strongleader

By Paul T. Preiss

Abstract: There are many traits that make a great architecture leader, but with 40-50% of architecture teams failing, it may be time we begin learning how to make them succeed.

While so much has been written on this subject that is should go without saying, there is much to be said about leadership for architects. I was speaking with Jeff Scott yesterday, and he reiterated this principle to me as we discussed the field and what makes for successful teams. Many people and organizations have noted for some time that current architecture teams fail at an alarming rate. I don’t mean on projects, I mean as teams.

I have recently been privy to at least 5 organizational team failures, many of which resulted in the extinction of the entire enterprise architecture construct. Each of those cases was the result of a major supporter from EA either changing employers (leaving) or moving to another role in the organization. In one instance, the individual was promoted and even though he used to run EA he went ahead and disbanded it. This prompts me to ask a significant number of questions that we as a profession need to answer:

1. What does a dynamic leader or sponsor of EA do? How do they help sustain the success of the EA practice or is it just that EA ends up being a ‘gift’ to a dynamic leader who wants it to exist?

2. How do we characterize, calculate, evaluate, estimate, and communicate the value of EA? Let’s not get pedantic or philosophical about this. WHY do you make so much money, in real terms?

3. How do we groom the entire team to be successful through a transition? How do we ensure that a change in leadership will not be the death of the whole team?

4. How do we focus on value delivery, bringing our stakeholders with us, instead of yet another modeling project (YAMP – the EA anti-pattern)?

Iasa has spent a long time trying to answer these questions. We’ve spent most of our time on number 2 but the time has come to focus on number 1. What makes an effective EA leader? Do they have to be architects? Do they have to be an executive? Jeff made a great point yesterday, “Sure it’s great to have executive sponsorship. Absolutely. That’s like saying it’s great to be on a picnic on a perfect spring day. We know that. However, if you have it or if you don’t, you still have to deliver to value.” So a great leader of EA will help the team deliver to value. How?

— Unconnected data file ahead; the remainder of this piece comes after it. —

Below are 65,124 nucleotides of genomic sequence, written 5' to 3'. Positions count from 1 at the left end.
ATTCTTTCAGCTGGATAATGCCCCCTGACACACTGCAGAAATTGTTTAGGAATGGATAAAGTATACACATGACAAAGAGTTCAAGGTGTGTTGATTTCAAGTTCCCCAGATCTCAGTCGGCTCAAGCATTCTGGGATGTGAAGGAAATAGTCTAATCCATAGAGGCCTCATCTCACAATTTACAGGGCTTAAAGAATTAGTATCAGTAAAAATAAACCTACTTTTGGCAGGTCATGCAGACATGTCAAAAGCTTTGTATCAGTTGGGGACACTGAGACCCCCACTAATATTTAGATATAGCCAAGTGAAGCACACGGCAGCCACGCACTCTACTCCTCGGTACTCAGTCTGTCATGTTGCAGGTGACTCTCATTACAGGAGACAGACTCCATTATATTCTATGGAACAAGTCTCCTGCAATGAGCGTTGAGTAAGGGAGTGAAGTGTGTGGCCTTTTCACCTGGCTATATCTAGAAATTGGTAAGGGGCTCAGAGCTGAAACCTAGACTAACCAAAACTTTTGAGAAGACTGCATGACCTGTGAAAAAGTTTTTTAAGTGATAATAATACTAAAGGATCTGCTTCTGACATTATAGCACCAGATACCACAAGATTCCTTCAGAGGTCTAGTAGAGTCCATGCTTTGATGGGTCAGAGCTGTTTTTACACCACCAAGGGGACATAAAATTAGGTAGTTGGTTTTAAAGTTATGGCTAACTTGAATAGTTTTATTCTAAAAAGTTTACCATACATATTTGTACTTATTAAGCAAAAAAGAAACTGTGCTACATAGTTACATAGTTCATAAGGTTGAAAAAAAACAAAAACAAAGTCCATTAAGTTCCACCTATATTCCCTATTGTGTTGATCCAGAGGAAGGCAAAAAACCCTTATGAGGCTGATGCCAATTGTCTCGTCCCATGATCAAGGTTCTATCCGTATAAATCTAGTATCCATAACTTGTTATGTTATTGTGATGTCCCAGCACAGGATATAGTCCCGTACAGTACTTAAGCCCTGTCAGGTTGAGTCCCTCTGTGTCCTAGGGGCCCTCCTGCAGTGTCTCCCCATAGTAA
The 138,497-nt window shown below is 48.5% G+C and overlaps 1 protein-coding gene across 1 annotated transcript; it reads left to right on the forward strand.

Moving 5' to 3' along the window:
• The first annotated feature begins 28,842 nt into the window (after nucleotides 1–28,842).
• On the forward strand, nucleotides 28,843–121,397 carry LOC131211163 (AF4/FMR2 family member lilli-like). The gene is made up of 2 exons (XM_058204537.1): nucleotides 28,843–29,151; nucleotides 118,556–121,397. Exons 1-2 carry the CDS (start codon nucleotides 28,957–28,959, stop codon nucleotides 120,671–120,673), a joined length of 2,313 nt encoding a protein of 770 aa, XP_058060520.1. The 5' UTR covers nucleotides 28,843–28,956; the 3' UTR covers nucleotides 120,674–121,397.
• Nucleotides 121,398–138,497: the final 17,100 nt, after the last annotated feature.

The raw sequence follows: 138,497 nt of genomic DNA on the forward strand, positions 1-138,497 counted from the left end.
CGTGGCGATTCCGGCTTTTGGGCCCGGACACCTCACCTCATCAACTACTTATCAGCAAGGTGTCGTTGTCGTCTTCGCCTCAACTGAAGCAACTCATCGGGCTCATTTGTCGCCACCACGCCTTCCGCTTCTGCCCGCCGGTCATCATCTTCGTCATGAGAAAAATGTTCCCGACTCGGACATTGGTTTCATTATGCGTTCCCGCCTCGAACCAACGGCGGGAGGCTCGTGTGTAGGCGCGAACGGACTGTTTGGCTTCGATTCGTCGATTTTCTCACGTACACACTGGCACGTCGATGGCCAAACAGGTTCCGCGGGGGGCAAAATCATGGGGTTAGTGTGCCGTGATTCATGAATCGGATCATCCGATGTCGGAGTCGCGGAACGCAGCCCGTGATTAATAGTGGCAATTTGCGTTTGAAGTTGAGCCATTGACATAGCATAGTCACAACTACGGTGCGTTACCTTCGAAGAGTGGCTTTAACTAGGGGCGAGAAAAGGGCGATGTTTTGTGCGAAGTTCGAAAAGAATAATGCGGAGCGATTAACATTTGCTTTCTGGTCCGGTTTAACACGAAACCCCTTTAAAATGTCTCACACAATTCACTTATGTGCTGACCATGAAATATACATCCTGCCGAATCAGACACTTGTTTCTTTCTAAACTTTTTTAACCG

1. Shepherding and Pruning the Team Vision: Leadership is sometimes about being ahead and sometimes about being ‘beside’ the team. When you are ahead you are helping the team to catch up with your shared vision. When you are beside the team you are helping them contribute and lead themselves. What a great EA leader does is keep the team focused on the value they are delivering and the strategies needed to achieve the next step.

2. Protecting the Team: Great EA teams cause a lot of commotion in an enterprise. They turn over rocks, they unplug the stereo, and they ask really hard questions. This requires a leader who can back them up and communicate the importance of this activity. Architects are curious creatures. We tend to like really hard problems and we don’t really understand why anyone would want to do something that isn’t valuable. These traits cause a lot of hurt feelings and fear in the average organization especially with people who are comfortable doing things the way they’ve been done forever. A great leader must be able to teach their people better ways of going about they roles (human dynamics) as well as manage communication at the senior most levels about why this is what’s important to the enterprise.

3. Keeping the Team Relevant: The vast majority of EAs today approach the job as a modeling and engineering role. Our origin and our experience have told us that if we can “model the enterprise” then we can “design the enterprise”. This may be the case in some organizations, but the truth of the role is that models serve only to help us in decision making and that our purpose is to ensure value through transformation and execution. Of course there is also an expectation that we ADD value to the equation not just manage it. This often is related to some form of technology and domain expertise. But if the EA team decides that modelling the universe is the way to go, all of the value disappears and they are a short hop away from irrelevancy. A great leader keeps their team focused on value – models come third or fourth.

There are many traits that make a great architecture leader but with 40-50% of architecture teams failing, it may be time we begin learning how to make them succeed.